Revenge Porn is Now a First-Degree Misdemeanor In Florida

revenge-porn

Florida’s “revenge porn” law, advocated by State Rep. Tom Goodson (R), Florida and signed by Gov. Rick Scott (R), Florida, went into effect on October 1, 2015. Now, people who post explicit photos of their exes without their exes’ permission face a first-degree misdemeanor charge. The victims of “revenge porn” are also entitled to sue their offenders.

“Revenge porn” falls under the category of sexual harassment, and is described as the “online posting of explicit photos of people without their permission.” Goodson’s House bill was passed on May 14th. With the new law, Florida has become the 17th state to create laws against sexual cyber harassment.

“Sexually cyberharassment” means to publish a sexually explicit image of a person that contains or conveys the personal identification information of the depicted person to an Internet website without the depicted person’s consent, for no legitimate purpose, with the intent of causing substantial emotional distress to the depicted person.

Many “revenge porn” images or videos on the web contain private information such as the victim’s name, employer, and hometown.

Initially, Goodson had wanted sexual cyber harassment to be a felony. Because of the severity of the charges, the law failed to pass in the 2013 and 2014 legislative sessions. Now, the bill makes the initial offense a misdemeanor, with subsequent offenses a third-degree felony. First-time offenders of sexual cyber harassment can face up to a year in jail, and repeat offenders stand to face up to five years. However, the law only covers “revenge porn” posted on a website. Content considered “revenge porn” can still be shared legally via text, email, and social media sites such as Snapchat.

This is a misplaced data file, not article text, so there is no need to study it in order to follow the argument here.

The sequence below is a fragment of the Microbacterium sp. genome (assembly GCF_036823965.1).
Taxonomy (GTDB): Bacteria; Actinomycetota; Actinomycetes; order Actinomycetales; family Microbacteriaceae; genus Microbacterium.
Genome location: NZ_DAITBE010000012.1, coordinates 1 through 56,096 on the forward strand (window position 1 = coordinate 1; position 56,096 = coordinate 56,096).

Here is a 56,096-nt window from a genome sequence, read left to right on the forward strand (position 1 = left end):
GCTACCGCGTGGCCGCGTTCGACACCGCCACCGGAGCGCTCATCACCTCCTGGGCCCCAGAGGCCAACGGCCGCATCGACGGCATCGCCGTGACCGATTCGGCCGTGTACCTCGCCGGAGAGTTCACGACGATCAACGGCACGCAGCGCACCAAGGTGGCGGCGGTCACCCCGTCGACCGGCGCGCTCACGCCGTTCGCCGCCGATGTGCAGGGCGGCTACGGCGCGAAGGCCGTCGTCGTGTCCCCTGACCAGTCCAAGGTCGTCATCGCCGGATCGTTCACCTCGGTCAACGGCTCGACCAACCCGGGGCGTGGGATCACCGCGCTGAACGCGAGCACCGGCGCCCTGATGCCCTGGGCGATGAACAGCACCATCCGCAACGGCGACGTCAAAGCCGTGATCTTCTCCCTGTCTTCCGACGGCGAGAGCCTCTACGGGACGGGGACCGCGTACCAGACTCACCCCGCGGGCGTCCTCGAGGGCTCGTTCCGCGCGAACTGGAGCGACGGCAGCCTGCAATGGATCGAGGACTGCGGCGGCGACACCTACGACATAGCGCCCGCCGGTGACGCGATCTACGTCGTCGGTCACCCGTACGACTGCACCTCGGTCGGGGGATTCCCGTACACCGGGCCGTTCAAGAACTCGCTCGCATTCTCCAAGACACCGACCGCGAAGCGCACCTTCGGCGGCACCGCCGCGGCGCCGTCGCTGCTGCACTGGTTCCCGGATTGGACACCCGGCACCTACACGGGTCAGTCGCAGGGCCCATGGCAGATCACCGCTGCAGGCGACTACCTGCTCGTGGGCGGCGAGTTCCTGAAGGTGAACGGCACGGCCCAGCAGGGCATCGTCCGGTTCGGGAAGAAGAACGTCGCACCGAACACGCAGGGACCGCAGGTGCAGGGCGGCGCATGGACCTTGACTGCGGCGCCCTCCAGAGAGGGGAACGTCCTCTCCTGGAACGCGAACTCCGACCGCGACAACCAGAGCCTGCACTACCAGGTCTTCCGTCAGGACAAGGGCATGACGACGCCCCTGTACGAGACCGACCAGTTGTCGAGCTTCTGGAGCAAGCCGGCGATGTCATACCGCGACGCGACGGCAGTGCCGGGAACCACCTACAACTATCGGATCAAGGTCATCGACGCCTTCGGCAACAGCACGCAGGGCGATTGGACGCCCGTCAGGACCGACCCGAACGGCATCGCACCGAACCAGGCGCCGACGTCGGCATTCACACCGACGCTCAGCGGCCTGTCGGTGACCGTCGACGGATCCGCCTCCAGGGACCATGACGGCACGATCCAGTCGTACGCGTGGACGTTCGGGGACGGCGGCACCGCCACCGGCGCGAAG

Florida has seen its fair share of “revenge porn” incidents, including a shocking case last June, when a person solicited explicit photos of schoolgirls in Brevard Country High School. In this case, the suspect posted all the photos to Instagram, along with private information of the girls in the photos. No charges have been filed regarding the case. Another incident involves a woman whose ex-boyfriend posted a sex tape of her on Facebook. In this case, the woman wasn’t even aware that she was being recorded at the time the video was taken. Even though the video was taken down by Facebook soon after, she can never be sure if it was removed from the web entirely.

With revenge porn emerging as a growing concern for people, Florida’s new law offers some hope that the law can back up victims of such aggravating cyber harassment. Some websites exist purely to share videos and images involving “revenge porn”.

Victims of “revenge porn” face job displacement, further harassment or stalking, and severe emotional distress. If you, or someone you love, have recently been a victim of sexual cyber harassment, contact Morgan & Morgan to learn more about your legal options.

By Staff

Writer

comments